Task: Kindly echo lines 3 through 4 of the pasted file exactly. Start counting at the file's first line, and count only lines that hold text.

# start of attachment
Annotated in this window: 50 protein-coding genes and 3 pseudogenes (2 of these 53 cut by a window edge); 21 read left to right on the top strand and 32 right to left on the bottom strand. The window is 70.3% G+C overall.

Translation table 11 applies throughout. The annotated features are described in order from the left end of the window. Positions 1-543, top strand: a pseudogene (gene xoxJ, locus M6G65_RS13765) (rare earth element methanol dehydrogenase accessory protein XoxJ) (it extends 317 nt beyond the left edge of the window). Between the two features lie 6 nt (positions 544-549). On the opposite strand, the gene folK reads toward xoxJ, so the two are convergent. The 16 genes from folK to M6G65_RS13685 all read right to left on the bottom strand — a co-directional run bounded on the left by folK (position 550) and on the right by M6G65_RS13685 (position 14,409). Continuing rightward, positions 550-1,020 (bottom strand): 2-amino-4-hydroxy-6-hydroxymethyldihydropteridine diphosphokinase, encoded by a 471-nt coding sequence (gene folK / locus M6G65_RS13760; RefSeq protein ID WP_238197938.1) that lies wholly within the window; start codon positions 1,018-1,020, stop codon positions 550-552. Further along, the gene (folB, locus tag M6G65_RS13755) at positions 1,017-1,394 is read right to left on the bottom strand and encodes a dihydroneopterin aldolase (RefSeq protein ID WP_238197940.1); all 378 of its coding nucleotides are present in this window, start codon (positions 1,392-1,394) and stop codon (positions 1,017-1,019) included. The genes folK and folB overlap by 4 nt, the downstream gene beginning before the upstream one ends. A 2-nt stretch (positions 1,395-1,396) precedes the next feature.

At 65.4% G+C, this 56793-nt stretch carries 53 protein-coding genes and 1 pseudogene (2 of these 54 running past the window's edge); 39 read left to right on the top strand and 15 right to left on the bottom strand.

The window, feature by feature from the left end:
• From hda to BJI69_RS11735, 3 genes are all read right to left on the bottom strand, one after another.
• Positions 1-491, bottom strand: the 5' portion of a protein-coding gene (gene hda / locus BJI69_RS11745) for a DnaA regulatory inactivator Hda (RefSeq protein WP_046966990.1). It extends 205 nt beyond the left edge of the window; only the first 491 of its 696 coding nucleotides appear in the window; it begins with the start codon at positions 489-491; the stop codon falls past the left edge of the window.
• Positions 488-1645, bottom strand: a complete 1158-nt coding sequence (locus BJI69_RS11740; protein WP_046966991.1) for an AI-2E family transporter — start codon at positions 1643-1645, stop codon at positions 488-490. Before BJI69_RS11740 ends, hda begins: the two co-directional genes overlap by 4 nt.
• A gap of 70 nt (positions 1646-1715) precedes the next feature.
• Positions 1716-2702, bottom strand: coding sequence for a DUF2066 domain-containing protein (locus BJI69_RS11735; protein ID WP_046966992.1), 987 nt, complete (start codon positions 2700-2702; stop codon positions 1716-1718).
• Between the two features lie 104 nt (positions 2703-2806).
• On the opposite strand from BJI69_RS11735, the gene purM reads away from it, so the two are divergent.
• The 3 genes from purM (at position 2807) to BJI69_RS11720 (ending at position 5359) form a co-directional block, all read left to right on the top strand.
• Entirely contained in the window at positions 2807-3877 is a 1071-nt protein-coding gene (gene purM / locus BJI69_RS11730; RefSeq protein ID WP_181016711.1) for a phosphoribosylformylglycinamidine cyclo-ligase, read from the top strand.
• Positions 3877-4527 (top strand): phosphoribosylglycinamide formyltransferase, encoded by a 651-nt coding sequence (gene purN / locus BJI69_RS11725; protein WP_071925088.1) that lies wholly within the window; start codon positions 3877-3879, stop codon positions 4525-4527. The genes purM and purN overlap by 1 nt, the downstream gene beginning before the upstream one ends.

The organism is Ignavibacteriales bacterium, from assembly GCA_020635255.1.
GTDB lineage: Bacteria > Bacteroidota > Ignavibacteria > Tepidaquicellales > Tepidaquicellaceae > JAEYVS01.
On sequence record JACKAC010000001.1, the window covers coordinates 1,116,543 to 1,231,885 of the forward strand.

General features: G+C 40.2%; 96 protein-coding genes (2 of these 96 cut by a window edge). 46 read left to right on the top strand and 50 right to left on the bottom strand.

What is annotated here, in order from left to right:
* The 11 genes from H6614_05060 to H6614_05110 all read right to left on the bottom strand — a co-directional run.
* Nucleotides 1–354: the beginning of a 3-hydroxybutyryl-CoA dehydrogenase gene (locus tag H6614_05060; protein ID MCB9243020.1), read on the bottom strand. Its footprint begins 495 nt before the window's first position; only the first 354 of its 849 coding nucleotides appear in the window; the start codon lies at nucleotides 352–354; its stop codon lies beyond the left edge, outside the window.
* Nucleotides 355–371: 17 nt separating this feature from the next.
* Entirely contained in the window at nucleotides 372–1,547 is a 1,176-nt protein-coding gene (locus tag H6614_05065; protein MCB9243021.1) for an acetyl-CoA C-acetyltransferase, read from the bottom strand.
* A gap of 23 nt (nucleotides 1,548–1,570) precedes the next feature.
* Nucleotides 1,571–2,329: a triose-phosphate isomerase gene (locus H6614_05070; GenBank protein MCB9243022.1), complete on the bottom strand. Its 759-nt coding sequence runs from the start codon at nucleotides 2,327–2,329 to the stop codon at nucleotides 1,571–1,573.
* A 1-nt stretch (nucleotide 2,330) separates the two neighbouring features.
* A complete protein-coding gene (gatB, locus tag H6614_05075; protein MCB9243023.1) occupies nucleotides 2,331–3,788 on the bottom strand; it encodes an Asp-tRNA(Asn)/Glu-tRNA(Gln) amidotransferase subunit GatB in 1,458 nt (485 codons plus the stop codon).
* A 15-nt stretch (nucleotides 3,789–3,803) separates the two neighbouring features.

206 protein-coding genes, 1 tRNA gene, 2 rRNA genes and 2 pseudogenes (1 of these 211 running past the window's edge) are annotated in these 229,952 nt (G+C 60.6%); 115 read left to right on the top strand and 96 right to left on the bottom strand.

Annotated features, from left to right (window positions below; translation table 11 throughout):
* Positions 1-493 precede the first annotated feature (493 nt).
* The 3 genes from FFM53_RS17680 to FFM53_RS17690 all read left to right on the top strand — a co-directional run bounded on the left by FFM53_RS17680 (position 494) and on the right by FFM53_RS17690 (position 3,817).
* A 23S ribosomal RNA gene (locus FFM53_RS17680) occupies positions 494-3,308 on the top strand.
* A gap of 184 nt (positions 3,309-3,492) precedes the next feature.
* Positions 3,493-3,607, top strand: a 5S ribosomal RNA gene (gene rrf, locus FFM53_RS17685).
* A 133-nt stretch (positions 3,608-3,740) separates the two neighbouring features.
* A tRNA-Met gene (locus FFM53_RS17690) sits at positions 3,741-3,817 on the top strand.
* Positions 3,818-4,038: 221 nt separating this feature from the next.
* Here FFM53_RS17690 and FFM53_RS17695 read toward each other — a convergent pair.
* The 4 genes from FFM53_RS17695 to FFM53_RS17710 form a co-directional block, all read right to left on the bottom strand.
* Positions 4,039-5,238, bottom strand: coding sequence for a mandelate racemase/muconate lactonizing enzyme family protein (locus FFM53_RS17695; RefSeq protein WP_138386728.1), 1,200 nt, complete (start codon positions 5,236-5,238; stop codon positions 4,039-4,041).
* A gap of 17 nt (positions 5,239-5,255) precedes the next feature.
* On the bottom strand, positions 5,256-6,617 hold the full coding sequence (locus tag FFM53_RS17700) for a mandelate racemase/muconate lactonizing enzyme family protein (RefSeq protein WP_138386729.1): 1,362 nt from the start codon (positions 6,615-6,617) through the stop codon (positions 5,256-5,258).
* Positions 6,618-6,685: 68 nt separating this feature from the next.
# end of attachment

At 65.4% G+C, this 56793-nt stretch carries 53 protein-coding genes and 1 pseudogene (2 of these 54 running past the window's edge); 39 read left to right on the top strand and 15 right to left on the bottom strand.

The window, feature by feature from the left end: